people. He had adopted this mode The adoption of the reports presented at Lowestoft, and with complete success. to the meeting was moved by the Rev. The motion was seconded by Mr. WestJ. Presland, who was glad of the oppor- all, and supported by Mr. H. Swift of tunity of taking part in a meeting where Liverpool in a lengthened address, in New Church work is considered, and which he described the present state of means of promoting, its success dis- religious opinion in Spain, and gave cussed. In London the title of “Silent strong reasons for believing that the Missionaries” had been given to a time is approaching when New Church number of publications which were truth may be offered to the people with extensively circulated in

connec- every prospect of its acceptance. The tion with the missionary work of the difficulty will be to provide suitable “ National Missionary Institution.” translations, and means of diffusing the These missionaries went home with the works. The work is one to which earnest attention should be given, and are sure every member of the Society our printing and tract societies should would gladly concur in sacrificing the not lose sight of the subject.

consideration of appearance to the deOther addresses followed, and a pleas. mand for sittings. The Manual also ant evening was closed with the bene. announces that “the members of the diction.

Elocution Class have been enabled by

the contributions of several of their BIRMINGHAM.—This Society seems honorary members, aided by a small singularly fortunate in obtaining the grant from the Church Committee, to help of members of other Christian com- see their way clear to place their window munities in the erection and internal in the aisle of the church instead of in decorations and completion of their the tower. This gift has thus grown beautiful New Church. At the open. from the original intention of a small ing of a Roman Catholic Church at clerestory light to a beautiful specimen Bradford, Monsignor Capel, who was of art-work for the aisle, making the present, is reported in the Daily News FOURTH now promised for the sides of as follows :-* Referring to the circum- our church. It will consist of a decorastance that several Protestants had sub- tive treatment of the lily and the oak, scribed to the New Church, he said it (emblems of purity and strength), with was right for Catholics to receive such 'bands' of suitable Scripture quotacontributions; but they could not in tions. The general tone of colour will return give to Protestant churches, be- be a contrast with the floral window on cause they believed the fundamental the other side of the church, but still principles of Protestantism to be wrong. .” such as to harmonize with all the other With this unchristian narrowness of stained glass-work.' sentiment members of the New Church can have no sympathy; and we are cer- BRADFORD.—The annual meeting of tain that our friends at Biriningham this Society was held on April 19th. will he forward to reciprocate, and will The minister, Mr. J. R. Rendell, B.A., feel pleasure in reciprocating, the kindly occupied the chair. There was a good assistance they have received. In addi- attendance. A spirit of unity of purtion to former favours the Manual of pose and good-will pervaded the meettheir Society for the month of May ing. Congratulations between minister contains the following :-“It is with and people were interchanged. The sincere pleasure that we announce an- reports presented by the Secretary and other gift, and again by a gentleman Treasurer were satisfactory. The attennot an attendant at our church. He dance at worship, since Mr. Rendell behas sent a note to the Committee stating came pastor in September last, had conthat he is so much pleased with the siderably increased. The year's prochurch and schools now building, and ceedings had been characterized by their admirable arrangements, as also greater activity. Five new members with what little he knows of our religious were admitted at the meeting. Social principles, that he will give us the brass meetings, at which essays have been communion rail, and the suitable brass, read by various members of the congreand iron supports complete. This gift, gation, have been held during the wintogether with the communion cloth, the ter. Mr. Rendell said his connection embroidered kneelings, and the gas with the Society had been a pleasant standards already acknowledged, will one. He had received all the needful complete a very beautiful effect at the help and encouragement. The most base of the chancel window.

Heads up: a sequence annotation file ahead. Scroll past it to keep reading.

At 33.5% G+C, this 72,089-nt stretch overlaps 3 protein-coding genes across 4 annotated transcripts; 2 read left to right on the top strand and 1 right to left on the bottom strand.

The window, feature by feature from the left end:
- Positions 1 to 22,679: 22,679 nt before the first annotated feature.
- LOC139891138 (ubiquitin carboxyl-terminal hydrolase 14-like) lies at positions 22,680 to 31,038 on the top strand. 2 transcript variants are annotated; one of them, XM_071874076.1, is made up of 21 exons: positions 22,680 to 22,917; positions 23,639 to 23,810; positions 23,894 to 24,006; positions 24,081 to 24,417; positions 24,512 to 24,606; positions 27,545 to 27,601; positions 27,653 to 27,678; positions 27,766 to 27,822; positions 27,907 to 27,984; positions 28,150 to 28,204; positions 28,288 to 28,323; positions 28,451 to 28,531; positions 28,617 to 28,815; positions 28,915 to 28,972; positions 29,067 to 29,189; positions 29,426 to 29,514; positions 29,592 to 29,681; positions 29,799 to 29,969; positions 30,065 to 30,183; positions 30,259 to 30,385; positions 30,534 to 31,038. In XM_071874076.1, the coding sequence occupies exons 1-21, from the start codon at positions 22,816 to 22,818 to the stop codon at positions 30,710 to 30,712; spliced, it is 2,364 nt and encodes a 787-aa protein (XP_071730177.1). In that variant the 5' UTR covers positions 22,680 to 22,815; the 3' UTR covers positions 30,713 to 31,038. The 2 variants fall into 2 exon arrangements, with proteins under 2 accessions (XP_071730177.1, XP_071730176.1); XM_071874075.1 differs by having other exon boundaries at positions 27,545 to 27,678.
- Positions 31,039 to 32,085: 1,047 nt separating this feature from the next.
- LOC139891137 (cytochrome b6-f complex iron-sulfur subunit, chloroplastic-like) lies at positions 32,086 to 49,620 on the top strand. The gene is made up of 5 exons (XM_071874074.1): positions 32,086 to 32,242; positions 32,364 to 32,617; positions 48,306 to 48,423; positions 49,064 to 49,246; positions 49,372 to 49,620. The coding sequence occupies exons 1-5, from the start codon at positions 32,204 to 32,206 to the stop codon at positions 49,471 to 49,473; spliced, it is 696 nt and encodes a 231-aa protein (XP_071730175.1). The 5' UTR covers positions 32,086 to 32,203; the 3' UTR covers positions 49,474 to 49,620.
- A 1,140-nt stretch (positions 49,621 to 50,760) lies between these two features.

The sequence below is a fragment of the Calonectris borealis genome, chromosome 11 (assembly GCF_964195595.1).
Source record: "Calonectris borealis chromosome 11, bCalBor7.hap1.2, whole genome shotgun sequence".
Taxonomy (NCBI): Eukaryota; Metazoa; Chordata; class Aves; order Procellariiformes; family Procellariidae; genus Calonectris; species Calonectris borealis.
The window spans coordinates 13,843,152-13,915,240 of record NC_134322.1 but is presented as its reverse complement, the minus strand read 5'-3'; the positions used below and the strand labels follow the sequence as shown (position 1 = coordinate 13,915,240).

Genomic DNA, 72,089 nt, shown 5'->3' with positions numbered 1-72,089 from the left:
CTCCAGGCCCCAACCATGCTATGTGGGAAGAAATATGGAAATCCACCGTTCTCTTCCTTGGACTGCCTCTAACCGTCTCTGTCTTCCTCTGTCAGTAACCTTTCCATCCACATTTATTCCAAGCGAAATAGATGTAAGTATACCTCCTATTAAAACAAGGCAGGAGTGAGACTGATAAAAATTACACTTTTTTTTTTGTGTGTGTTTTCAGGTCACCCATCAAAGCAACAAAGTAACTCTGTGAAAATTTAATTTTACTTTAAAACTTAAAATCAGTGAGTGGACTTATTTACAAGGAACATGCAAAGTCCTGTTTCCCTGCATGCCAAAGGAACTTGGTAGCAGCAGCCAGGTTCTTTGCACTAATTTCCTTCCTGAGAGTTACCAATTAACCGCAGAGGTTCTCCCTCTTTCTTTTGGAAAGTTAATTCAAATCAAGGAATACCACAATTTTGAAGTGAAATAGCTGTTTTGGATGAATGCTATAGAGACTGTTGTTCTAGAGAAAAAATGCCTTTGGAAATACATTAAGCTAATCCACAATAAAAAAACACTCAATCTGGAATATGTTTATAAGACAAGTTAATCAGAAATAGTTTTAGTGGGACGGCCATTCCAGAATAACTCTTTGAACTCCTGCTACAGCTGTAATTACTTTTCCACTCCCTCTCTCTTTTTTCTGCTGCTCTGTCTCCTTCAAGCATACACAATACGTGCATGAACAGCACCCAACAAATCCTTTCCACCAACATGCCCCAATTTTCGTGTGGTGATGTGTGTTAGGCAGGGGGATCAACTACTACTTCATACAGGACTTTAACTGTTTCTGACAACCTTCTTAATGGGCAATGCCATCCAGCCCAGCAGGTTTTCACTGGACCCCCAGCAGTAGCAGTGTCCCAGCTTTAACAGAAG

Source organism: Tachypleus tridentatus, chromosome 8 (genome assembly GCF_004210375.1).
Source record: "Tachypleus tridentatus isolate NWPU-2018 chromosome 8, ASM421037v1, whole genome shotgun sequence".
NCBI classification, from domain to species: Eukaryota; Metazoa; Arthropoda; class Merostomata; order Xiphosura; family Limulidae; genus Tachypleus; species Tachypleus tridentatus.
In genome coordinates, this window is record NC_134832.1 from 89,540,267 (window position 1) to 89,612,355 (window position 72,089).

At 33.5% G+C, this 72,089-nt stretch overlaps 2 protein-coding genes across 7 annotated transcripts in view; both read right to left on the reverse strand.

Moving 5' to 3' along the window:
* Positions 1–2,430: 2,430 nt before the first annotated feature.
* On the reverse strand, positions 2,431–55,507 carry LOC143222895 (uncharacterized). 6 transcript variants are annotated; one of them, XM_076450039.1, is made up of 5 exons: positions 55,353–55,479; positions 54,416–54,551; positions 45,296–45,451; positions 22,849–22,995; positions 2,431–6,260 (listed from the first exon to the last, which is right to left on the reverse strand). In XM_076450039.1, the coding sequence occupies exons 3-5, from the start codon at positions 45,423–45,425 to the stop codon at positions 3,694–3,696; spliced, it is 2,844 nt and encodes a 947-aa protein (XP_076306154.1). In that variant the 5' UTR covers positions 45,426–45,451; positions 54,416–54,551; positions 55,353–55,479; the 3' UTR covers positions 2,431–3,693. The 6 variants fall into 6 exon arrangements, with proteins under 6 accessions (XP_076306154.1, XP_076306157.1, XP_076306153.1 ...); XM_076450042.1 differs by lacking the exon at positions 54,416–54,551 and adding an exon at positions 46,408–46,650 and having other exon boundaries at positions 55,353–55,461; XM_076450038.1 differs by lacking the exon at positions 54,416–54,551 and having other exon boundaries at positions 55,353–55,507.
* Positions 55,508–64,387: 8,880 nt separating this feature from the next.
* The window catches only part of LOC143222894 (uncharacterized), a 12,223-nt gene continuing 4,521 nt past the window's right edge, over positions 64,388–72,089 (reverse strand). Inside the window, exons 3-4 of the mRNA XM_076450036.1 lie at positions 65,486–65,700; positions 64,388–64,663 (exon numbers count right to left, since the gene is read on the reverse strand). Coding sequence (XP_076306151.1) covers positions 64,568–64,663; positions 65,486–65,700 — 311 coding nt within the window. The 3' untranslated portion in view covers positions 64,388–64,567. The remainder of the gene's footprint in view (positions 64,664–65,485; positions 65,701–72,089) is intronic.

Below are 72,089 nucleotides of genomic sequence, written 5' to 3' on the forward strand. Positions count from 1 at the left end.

And as so perfect harmony had prevailed. He much attention and money has been spoke of the necessity of organization, thus cheerfully devoted to beautifying and strongly urged the attendance at our new place of worship, we are glad the ordinance of the Lord's Supper as to say that the Committee have resolved an evidence of zeal and sincerity in His to retain the centre walk or passage disciples, by thus acting in obedience to down the nave for general effect, and His commands. He recommended the as a means of conveniently viewing that freest circulation of books, as the means beauty. Should the increase in our of leading inquirers to reading and study, average attendance at any time render a which were more efficacious in making rearrangement of the seats desirable, we New Churchmen than the pulpit.

Was